The goal of the project is modification of existing University of Tulsa Low-Pressure Flow Loop for cuttings transport tests with compressible fluids. Design and construct a new high pressure and high temperature (HPHT) flow loop to investigate and characterize the properties of both incompressible and compressible drilling fluids at various pressures, temperatures, and inclinations. Conduct experiments, including cuttings transport tests, and develop mathematical models to express the behavior and characteristics of drilling fluids under HPHT. This study, conducted through the use of a one-of-a-kind Advanced Cuttings Transport Facility, will provide drilling operators with new knowledge and cost-reducing technologies for the vital area of drilling optimization.
This project was funded through a Noncompetitive Financial Assistance Grant. This assistance specifies that the University of Tulsa will conduct a study that will develop an integrated model for the prediction of both compressional and incompressible drilling fluid cuttings transport and fluid rheology at elevated temperatures and pressure. This requires the construction of a drilling fluid flow loop facility with instrumentation sufficient to provide data to calibrate the model. The University of Tulsa is uniquely qualified to head this activity because of its position as manager of the Joint Industry Project, Tulsa University Drilling Research Projects (TUDRP), now in its third year of DOE funded research and study (DOE investment $845,000).
University of Tulsa
Joint Industry Partnership,
Advanced Cuttings Transport Facility
Declining U. S. oil production and more stringent environmental regulations have resulted in a search for improved technologies to reduce costs and improve recovery from existing hydrocarbon reserves. Drilling operations is one of the most important areas for cost reductions in hydrocarbon exploration and development activities, particularly in the drilling of directional, horizontal and multilateral wells. Since many reservoirs in the lower 48 states are partially depleted or have low reservoir pressure, this has led to the use of aerated or compressible drilling fluids to minimize drilling fluid invasion and formation damage. Underbalanced or low-head drilling technology improvements may well have strategic importance is satisfying domestic and world demand for oil and natural gas. Additionally, offshore and frontier drilling at depths requires specialized, environmentally friendly, but costly, drilling fluids that are effective at elevated temperatures and pressures.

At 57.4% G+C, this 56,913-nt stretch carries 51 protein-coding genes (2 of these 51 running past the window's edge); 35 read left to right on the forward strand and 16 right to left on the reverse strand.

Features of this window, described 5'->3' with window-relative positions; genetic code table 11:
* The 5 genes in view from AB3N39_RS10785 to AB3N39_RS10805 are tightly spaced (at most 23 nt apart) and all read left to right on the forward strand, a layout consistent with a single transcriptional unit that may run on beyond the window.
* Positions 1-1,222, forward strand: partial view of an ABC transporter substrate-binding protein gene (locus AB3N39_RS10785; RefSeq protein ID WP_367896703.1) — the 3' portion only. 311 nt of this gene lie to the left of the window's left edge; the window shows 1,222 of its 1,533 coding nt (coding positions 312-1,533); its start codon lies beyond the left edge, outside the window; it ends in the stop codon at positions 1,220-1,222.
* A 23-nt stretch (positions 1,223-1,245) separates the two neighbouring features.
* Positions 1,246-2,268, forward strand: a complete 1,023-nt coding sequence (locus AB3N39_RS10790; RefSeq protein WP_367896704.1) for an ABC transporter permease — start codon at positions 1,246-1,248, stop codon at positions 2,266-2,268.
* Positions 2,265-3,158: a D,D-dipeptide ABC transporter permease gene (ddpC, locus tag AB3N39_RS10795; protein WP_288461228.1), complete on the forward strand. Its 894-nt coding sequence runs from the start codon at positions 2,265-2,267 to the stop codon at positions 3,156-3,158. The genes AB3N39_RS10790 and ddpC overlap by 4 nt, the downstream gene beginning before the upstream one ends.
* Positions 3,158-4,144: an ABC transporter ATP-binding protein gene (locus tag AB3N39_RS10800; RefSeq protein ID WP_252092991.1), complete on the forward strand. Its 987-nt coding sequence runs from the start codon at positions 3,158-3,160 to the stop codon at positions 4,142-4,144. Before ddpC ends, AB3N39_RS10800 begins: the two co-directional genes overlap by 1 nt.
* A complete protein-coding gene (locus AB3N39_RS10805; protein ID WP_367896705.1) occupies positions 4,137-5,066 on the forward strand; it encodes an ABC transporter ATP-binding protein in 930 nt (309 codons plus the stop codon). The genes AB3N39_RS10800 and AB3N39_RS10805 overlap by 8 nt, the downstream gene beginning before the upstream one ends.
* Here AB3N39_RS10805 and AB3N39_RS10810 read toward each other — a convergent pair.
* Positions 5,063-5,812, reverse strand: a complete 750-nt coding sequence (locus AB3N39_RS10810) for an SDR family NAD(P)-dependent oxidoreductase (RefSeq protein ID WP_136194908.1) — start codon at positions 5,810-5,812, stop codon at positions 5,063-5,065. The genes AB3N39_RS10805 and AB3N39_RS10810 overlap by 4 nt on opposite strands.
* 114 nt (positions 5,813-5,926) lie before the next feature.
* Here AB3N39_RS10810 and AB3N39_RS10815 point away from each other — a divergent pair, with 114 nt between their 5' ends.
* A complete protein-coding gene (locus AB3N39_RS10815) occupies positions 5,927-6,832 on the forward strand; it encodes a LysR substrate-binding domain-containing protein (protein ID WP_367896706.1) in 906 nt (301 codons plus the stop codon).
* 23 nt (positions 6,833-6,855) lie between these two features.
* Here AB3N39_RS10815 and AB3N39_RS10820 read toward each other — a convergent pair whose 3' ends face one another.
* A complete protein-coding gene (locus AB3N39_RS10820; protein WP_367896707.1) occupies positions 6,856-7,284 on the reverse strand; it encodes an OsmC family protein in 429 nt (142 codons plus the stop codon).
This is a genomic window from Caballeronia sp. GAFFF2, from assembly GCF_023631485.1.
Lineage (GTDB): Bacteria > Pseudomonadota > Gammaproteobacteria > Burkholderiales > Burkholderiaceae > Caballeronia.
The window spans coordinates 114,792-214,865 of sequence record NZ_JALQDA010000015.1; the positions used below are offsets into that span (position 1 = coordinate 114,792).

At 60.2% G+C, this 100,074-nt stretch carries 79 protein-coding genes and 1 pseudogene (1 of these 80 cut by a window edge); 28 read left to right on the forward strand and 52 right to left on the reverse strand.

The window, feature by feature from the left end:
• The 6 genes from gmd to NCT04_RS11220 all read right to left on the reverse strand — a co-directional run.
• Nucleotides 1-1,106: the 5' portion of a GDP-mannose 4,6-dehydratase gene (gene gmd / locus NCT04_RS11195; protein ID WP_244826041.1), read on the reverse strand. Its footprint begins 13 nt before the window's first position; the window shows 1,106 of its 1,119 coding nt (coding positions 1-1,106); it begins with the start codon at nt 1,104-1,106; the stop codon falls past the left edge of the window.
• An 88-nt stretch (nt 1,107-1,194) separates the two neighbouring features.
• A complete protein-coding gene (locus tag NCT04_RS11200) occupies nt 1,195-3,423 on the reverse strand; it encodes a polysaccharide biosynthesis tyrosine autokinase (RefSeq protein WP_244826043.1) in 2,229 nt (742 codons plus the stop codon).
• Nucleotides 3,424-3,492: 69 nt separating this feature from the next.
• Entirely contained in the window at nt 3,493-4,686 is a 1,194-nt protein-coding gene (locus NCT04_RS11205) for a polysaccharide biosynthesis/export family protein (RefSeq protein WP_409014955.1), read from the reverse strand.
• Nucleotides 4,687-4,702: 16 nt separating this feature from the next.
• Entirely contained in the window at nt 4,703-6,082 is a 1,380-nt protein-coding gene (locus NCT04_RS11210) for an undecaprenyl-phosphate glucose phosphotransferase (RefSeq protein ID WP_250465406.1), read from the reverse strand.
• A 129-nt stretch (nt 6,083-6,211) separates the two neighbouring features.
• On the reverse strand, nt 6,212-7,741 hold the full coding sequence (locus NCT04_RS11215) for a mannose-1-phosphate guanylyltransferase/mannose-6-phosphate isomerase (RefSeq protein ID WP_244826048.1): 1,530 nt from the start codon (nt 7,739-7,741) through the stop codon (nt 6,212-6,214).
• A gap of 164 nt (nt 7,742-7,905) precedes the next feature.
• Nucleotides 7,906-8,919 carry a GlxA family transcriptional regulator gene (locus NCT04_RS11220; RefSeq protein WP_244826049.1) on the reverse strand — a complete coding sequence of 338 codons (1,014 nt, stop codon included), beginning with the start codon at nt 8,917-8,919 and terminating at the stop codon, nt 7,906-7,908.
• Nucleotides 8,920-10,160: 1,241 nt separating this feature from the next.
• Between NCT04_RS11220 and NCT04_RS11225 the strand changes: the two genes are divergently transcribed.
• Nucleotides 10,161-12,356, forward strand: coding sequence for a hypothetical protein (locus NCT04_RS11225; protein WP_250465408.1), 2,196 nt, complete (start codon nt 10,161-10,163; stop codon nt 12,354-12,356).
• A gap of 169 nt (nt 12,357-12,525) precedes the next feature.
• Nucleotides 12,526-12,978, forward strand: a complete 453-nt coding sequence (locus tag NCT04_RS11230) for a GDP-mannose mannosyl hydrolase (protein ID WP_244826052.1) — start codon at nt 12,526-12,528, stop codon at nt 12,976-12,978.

Cuttings must be removed from a well as it is drilled. This is done by pumping a drilling fluid down through the drillstring and the drill bit and then pumping the mixture back to the surface through the space between the drillstring and the wellbore. The goal is to continuously move cuttings from the wellbore to the surface and maintain a clean wellbore as drilling progresses. When inadequate wellbore cleaning occurs, the drillstring can become stuck. The resulting remedial operations to free the drillstring and restart the drilling can increase the costs significantly, especially for off-shore rigs where day rates can be as high as $400,000 a day.
The unique Advanced Cuttings Transport Facility (ACTF) constructed at the University of Tulsa campus is funded by DOE and a Joint Industry Partnership (JIP) to study the complex problems related to production fluids and removal of rock chips or cuttings generated by drilling. The objectives of the ACTF are to advance drilling technology, reduce costs, and improve well production.
The study has shown that different drilling fluid properties have different capacities to transport cuttings and move them out of the wellbore. Foams have been discovered to be a optimal transport fluid. To facilitate research a Foam Generator/